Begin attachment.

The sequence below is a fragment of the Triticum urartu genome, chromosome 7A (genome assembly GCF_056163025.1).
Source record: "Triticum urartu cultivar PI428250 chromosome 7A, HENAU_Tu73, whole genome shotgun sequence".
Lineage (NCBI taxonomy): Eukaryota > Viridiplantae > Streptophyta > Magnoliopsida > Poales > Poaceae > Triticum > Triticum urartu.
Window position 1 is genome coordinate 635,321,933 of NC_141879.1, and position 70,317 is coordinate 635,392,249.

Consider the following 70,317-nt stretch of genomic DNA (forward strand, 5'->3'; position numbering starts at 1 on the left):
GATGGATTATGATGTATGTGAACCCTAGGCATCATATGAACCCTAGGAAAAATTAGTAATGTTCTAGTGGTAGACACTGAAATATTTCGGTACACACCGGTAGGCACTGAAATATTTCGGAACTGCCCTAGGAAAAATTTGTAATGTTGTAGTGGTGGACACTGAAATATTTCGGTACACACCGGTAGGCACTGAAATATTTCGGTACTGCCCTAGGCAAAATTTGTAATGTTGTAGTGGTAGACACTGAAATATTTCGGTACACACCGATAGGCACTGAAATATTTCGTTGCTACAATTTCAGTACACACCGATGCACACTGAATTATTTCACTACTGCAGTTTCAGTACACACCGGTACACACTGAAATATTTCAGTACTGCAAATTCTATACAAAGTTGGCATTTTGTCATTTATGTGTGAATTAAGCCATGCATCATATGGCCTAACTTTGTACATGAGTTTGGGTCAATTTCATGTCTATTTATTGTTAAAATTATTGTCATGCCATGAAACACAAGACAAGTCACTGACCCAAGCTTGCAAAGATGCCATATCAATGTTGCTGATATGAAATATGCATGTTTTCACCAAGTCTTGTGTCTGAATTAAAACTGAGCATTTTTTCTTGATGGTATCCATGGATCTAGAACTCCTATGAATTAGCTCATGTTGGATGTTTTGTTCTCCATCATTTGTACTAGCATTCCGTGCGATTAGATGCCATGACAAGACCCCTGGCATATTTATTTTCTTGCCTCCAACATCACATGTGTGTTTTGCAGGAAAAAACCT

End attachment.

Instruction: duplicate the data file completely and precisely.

The sequence below is a fragment of the Triticum urartu genome, chromosome 7A (genome assembly GCF_056163025.1).
Source record: "Triticum urartu cultivar PI428250 chromosome 7A, HENAU_Tu73, whole genome shotgun sequence".
Lineage (NCBI taxonomy): Eukaryota > Viridiplantae > Streptophyta > Magnoliopsida > Poales > Poaceae > Triticum > Triticum urartu.
Window position 1 is genome coordinate 635,321,933 of NC_141879.1, and position 70,317 is coordinate 635,392,249.

Consider the following 70,317-nt stretch of genomic DNA (forward strand, 5'->3'; position numbering starts at 1 on the left):
GATGGATTATGATGTATGTGAACCCTAGGCATCATATGAACCCTAGGAAAAATTAGTAATGTTCTAGTGGTAGACACTGAAATATTTCGGTACACACCGGTAGGCACTGAAATATTTCGGAACTGCCCTAGGAAAAATTTGTAATGTTGTAGTGGTGGACACTGAAATATTTCGGTACACACCGGTAGGCACTGAAATATTTCGGTACTGCCCTAGGCAAAATTTGTAATGTTGTAGTGGTAGACACTGAAATATTTCGGTACACACCGATAGGCACTGAAATATTTCGTTGCTACAATTTCAGTACACACCGATGCACACTGAATTATTTCACTACTGCAGTTTCAGTACACACCGGTACACACTGAAATATTTCAGTACTGCAAATTCTATACAAAGTTGGCATTTTGTCATTTATGTGTGAATTAAGCCATGCATCATATGGCCTAACTTTGTACATGAGTTTGGGTCAATTTCATGTCTATTTATTGTTAAAATTATTGTCATGCCATGAAACACAAGACAAGTCACTGACCCAAGCTTGCAAAGATGCCATATCAATGTTGCTGATATGAAATATGCATGTTTTCACCAAGTCTTGTGTCTGAATTAAAACTGAGCATTTTTTCTTGATGGTATCCATGGATCTAGAACTCCTATGAATTAGCTCATGTTGGATGTTTTGTTCTCCATCATTTGTACTAGCATTCCGTGCGATTAGATGCCATGACAAGACCCCTGGCATATTTATTTTCTTGCCTCCAACATCACATGTGTGTTTTGCAGGAAAAAACCT